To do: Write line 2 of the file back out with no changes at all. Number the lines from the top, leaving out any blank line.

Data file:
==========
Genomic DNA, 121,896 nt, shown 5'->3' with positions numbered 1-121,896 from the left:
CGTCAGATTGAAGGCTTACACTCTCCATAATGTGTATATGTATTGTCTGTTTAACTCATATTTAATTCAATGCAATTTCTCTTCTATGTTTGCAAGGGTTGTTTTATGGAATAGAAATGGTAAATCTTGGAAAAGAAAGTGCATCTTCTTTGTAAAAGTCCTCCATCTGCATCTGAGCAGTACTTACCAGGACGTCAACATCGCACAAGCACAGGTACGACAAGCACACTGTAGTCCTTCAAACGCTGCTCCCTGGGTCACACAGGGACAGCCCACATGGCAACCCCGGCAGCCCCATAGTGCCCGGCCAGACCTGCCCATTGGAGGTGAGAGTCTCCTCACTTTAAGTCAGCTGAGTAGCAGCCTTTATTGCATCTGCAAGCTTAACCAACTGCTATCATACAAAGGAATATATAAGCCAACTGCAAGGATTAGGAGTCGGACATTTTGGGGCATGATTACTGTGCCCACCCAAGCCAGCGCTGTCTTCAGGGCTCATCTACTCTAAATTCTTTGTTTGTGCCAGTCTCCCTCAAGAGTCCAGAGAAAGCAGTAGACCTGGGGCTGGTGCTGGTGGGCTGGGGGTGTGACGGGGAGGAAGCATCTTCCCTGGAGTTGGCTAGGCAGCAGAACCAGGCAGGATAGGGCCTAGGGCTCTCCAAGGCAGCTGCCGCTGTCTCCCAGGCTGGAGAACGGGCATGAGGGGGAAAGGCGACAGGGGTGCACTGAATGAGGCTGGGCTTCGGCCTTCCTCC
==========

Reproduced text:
CGTCAGATTGAAGGCTTACACTCTCCATAATGTGTATATGTATTGTCTGTTTAACTCATATTTAATTCAATGCAATTTCTCTTCTATGTTTGCAAGGGTTGTTTTATGGAATAGAAATGGTAAATCTTGGAAAAGAAAGTGCATCTTCTTTGTAAAAGTCCTCCATCTGCATCTGAGCAGTACTTACCAGGACGTCAACATCGCACAAGCACAGGTACGACAAGCACACTGTAGTCCTTCAAACGCTGCTCCCTGGGTCACACAGGGACAGCCCACATGGCAACCCCGGCAGCCCCATAGTGCCCGGCCAGACCTGCCCATTGGAGGTGAGAGTCTCCTCACTTTAAGTCAGCTGAGTAGCAGCCTTTATTGCATCTGCAAGCTTAACCAACTGCTATCATACAAAGGAATATATAAGCCAACTGCAAGGATTAGGAGTCGGACATTTTGGGGCATGATTACTGTGCCCACCCAAGCCAGCGCTGTCTTCAGGGCTCATCTACTCTAAATTCTTTGTTTGTGCCAGTCTCCCTCAAGAGTCCAGAGAAAGCAGTAGACCTGGGGCTGGTGCTGGTGGGCTGGGGGTGTGACGGGGAGGAAGCATCTTCCCTGGAGTTGGCTAGGCAGCAGAACCAGGCAGGATAGGGCCTAGGGCTCTCCAAGGCAGCTGCCGCTGTCTCCCAGGCTGGAGAACGGGCATGAGGGGGAAAGGCGACAGGGGTGCACTGAATGAGGCTGGGCTTCGGCCTTCCTCC